On the eve of court proceedings over a legal battle Wild Fish Conservancy initiated in 2015, NOAA Fisheries and EPA have entered into formal consultation under the Endangered Species Act, consultation that will lead to the issuance of a biological opinion.
Under the Endangered Species Act, a biological opinion evaluates the extent of harm a proposed action will have on threatened or endangered species and whether such harm could jeopardize the continued existence of the species. Biological opinions also include conditions for monitoring and reducing harmful impacts to protected species.
Considering the abundant scientific evidence that open-water Atlantic salmon aquaculture may harm threatened and endangered salmonid species, Wild Fish Conservancy first argued that formal consultation and a biological opinion was necessary back in 2008, when we argued against the agencies’ decision that Atlantic salmon net pens were ‘not likely to adversely affect’ threatened and endangered species. We won that case in 2010, with the court ruling that NOAA and EPA had failed to use the best available science when making their decision and must reconsider whether a biological opinion is necessary.
Less than one year later, after a brief consultation, NOAA and EPA again decided that a biological opinion was unnecessary. This decision was shortly followed by a large-scale disease outbreak in Atlantic salmon net pens off the coast in Bainbridge Island in 2012, which killed over 1 million pounds of farmed Atlantic salmon during a time when juvenile wild salmon were out-migrating through Puget Sound.
Wild Fish Conservancy again challenged the agencies’ decision to avoid a biological opinion in 2015, a case that prompted NOAA and EPA last week to announce their intention to re-initiate consultation and finally prepare a biological opinion. That decision came only after the Court soundly rejected the agencies’ efforts to dismiss the case and ruled that the duty under the Endangered Species Act to re-initiate consultation does apply to EPA’s underlying action.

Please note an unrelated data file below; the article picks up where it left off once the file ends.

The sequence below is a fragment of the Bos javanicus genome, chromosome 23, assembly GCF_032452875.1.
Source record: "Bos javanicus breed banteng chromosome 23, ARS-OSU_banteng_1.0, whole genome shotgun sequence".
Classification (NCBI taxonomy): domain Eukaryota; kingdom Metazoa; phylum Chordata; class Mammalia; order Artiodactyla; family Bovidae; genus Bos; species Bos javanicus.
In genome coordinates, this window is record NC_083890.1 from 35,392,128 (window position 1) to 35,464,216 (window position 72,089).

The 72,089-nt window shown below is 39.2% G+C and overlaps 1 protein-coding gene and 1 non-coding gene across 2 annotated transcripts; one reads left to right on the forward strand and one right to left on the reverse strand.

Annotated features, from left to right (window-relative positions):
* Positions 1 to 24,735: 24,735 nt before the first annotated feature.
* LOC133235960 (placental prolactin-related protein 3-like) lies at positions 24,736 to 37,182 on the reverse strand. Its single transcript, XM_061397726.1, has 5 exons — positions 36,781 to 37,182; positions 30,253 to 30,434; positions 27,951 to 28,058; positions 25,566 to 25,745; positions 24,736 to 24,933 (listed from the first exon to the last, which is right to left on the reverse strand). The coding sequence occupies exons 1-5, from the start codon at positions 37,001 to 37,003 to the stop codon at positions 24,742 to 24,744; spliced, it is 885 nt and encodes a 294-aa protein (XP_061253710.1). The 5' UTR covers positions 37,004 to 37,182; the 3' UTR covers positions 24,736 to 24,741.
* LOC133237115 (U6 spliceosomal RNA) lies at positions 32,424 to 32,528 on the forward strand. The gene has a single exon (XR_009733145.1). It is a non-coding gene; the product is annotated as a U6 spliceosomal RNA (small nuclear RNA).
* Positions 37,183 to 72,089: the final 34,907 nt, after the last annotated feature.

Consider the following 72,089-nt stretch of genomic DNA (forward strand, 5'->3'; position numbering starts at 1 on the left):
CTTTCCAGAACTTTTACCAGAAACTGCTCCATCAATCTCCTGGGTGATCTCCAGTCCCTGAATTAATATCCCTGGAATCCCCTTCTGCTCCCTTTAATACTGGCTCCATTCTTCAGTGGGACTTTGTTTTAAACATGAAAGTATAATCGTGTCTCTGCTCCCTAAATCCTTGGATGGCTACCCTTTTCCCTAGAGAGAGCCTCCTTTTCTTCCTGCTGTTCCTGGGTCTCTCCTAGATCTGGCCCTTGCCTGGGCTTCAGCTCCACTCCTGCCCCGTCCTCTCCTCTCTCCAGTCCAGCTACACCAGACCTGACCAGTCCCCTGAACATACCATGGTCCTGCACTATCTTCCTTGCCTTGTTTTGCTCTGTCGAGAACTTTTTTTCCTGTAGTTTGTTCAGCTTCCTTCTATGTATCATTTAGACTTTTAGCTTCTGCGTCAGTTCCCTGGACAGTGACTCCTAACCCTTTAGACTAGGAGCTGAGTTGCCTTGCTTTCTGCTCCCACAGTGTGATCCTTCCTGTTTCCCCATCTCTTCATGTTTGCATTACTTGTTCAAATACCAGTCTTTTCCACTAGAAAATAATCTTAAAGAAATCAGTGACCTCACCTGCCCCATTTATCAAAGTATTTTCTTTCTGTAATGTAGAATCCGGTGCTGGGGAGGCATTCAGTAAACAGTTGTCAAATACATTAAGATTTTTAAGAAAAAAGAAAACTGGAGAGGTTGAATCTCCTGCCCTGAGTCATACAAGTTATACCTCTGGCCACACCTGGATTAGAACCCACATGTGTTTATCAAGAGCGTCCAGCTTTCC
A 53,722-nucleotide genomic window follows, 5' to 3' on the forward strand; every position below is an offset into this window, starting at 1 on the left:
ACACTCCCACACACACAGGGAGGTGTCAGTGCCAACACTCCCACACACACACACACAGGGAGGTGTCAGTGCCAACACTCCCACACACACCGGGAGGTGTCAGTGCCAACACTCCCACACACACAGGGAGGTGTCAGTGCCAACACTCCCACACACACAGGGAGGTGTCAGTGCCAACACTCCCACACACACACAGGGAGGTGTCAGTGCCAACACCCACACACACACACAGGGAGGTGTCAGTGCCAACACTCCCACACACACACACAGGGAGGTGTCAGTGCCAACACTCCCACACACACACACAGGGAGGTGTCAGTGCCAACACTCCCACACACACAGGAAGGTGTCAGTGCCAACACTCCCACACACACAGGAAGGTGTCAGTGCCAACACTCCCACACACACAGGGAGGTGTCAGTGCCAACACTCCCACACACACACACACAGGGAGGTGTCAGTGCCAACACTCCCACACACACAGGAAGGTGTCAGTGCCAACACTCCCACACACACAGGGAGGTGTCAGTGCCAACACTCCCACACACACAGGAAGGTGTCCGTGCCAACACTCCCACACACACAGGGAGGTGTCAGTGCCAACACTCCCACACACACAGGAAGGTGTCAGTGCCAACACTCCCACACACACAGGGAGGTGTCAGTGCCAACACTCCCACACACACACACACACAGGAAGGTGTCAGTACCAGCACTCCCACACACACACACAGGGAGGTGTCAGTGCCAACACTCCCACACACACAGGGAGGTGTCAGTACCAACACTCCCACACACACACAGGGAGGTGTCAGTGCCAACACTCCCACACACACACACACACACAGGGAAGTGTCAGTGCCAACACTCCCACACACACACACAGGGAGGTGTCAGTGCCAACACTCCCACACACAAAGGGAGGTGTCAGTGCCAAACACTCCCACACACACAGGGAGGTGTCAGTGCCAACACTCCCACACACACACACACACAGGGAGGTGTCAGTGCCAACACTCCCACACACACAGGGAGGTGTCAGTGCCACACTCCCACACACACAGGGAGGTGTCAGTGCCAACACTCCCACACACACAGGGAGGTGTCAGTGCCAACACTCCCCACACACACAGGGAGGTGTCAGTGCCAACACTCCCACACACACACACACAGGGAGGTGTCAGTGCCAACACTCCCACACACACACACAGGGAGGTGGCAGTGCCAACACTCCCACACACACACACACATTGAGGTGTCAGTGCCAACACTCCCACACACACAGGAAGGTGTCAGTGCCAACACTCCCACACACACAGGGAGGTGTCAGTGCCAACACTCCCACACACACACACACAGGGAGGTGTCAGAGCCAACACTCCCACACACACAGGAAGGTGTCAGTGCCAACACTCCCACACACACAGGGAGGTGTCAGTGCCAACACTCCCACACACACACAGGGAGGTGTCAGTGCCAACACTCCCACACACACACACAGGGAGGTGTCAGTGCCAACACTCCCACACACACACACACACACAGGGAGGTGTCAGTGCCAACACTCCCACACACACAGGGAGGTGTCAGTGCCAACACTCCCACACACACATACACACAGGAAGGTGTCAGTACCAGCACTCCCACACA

Since the case was filed in 2015, we have learned far more about the potential for harm the Atlantic salmon net pen industry presents to wild salmon and steelhead. In 2017, a collapsed net pen off the coast of Cypress Island released over 260,000 farmed Atlantic salmon into Puget Sound, nearly all of which are estimated to have been infected with Piscine Reovorius, a highly contagious and potentially lethal virus that may infect wild salmon. A study in 2018 demonstrated that PRV leads to debilitating disease in Chinook salmon, the primary food source of endangered Southern Resident killer whales.
This case comes at a time when key provisions of the Endangered Species Act are under threat in the United States Congress and underscores the monumental importance of the ESA, an act that has been critical in providing key protections to over one thousand threatened and endangered species across the country.
“While it shouldn’t have taken ten years of litigation for our agencies to realize the necessity of a biological opinion,” said Kurt Beardslee, Wild Fish Conservancy’s Executive Director, “I am glad to hear they have decided to change course, and I am hopeful that a biological opinion will lead to conditions and terms that will limit and monitor the harm caused by net pens to ESA-listed salmon and steelhead.
“Taking the utmost precaution is necessary to avoid the extinction of imperiled Pacific salmon and steelhead species, especially when considering the dire plight of Chinook salmon and the Southern Resident killer whales that are starving due to their struggling population.”
Kurt Beardslee, Executive Director, 425.788.1167/[email protected]
Wild Fish Conservancy is represented in this matter by the law firm of Kampmeier & Knutsen, PLLC, with offices in Portland, Oregon and Seattle, Washington.